Evolution of social protection systems and incentives in Finland and its comparison countries
Palviainen, Heikki (2020-01-29)
Julkaisun pysyvä osoite on
Based on simulated counterfactual analyses, this report studies the long-term evolution of social protection systems and incentives in Finland and its comparison countries. The results show that Finland had the most redistributive policy changes in the studied time period. The Danish flexicurity model involves high benefit levels, and the participation tax rates were the highest. Germany had the lowest participation tax rates. The Swedish work-line policy increased the risk of poverty by 1.0 percentage point and the Gini coefficient by 0.4. In Sweden, the behavioural effects did not fully offset the negative static effects on the risk-of-poverty rate and inequality. From a policy perspective, the results suggest that the Nordic model has been resilient. In Sweden, a significant increase in the risk of poverty implies that there are other factors, such as immigration, that challenge the Nordic model.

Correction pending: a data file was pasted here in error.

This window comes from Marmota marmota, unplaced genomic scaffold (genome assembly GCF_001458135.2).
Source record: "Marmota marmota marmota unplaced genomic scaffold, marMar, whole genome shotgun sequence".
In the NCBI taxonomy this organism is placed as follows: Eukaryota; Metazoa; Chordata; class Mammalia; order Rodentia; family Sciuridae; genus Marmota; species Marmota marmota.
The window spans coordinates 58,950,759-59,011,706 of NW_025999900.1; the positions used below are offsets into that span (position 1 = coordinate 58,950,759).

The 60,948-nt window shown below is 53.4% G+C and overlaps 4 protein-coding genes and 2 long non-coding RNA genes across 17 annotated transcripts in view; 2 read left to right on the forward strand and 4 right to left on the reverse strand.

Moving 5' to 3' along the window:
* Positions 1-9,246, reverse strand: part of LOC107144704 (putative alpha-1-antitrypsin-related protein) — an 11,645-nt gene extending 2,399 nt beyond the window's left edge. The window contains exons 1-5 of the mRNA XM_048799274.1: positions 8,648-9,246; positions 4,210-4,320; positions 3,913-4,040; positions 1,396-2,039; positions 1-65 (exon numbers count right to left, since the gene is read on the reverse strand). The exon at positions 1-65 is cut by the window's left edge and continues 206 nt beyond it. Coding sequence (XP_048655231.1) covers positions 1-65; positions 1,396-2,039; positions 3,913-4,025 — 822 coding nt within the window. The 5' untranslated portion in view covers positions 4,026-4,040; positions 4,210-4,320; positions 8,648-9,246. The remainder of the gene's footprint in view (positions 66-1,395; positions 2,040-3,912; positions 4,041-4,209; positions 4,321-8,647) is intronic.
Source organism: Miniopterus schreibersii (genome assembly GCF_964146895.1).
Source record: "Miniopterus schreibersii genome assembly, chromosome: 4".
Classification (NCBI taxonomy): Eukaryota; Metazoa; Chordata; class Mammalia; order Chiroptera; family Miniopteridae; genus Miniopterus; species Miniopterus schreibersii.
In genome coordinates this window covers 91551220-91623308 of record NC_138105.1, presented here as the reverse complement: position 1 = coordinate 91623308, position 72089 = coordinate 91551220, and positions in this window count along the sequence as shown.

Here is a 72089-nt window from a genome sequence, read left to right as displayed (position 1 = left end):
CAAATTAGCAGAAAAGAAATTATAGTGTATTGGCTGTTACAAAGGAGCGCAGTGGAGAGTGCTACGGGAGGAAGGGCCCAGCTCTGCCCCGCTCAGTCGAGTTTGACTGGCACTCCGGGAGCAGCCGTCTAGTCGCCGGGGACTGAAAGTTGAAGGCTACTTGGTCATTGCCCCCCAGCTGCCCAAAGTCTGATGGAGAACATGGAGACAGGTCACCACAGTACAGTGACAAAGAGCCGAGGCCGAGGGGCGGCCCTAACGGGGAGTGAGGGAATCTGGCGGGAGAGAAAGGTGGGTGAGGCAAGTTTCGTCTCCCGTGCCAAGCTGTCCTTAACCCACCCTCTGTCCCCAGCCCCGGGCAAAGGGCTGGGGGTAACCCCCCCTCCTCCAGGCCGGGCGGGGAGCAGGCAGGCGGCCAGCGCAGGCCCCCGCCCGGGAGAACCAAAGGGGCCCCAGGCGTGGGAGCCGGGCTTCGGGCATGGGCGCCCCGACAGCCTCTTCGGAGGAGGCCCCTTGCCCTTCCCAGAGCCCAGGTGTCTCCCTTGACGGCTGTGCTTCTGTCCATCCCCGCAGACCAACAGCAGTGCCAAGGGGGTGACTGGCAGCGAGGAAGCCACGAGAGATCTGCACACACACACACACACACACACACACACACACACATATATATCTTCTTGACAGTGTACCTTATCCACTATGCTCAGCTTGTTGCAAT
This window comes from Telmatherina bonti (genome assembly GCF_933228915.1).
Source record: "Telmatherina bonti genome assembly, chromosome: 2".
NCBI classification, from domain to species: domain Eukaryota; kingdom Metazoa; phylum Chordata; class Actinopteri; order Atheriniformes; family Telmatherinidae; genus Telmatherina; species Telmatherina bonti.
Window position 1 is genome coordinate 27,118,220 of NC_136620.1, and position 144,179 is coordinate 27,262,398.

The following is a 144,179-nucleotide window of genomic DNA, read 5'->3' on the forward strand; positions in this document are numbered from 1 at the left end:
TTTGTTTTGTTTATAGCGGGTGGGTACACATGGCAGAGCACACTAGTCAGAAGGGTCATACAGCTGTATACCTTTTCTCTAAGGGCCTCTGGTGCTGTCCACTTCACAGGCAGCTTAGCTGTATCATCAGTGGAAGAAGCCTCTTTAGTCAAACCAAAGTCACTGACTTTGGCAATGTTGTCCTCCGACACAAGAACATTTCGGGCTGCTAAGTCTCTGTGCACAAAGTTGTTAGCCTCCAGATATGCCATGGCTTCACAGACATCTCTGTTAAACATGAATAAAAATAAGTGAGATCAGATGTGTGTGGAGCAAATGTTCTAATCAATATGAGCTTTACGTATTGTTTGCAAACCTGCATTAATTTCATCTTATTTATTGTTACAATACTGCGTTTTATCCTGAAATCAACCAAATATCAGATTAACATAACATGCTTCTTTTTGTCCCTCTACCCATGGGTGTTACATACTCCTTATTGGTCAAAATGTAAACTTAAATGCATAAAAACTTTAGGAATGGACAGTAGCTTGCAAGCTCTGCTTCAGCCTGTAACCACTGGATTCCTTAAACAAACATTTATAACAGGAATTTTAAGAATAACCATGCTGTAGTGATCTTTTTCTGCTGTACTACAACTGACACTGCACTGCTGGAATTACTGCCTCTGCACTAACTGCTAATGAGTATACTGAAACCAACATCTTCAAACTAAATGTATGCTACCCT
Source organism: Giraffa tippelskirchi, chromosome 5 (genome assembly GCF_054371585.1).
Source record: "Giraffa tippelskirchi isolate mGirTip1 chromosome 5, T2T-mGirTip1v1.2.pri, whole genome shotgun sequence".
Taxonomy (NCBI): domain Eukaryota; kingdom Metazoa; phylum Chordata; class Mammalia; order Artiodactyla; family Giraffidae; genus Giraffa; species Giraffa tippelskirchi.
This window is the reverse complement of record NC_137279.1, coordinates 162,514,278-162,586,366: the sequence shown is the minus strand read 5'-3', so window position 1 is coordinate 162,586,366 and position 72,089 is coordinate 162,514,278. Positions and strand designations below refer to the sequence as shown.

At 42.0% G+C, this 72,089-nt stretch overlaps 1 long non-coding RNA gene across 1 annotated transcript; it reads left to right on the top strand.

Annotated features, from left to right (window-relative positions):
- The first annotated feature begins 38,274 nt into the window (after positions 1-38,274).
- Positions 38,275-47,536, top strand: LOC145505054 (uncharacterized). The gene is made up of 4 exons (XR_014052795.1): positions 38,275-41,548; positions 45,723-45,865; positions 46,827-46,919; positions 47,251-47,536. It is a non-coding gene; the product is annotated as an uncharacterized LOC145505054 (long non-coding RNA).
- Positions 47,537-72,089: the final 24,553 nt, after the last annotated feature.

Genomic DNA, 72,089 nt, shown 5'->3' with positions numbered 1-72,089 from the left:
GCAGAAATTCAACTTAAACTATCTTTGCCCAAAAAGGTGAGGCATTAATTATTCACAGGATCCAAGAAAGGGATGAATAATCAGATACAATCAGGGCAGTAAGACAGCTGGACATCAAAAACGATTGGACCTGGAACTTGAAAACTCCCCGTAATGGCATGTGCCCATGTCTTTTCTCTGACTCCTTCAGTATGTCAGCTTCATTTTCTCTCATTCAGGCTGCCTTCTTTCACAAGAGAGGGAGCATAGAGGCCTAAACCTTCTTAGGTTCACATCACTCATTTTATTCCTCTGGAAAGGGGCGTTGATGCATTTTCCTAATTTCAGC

H23, I32, I38
Welfare states, Nordic countries, social protection, poverty, microsimulation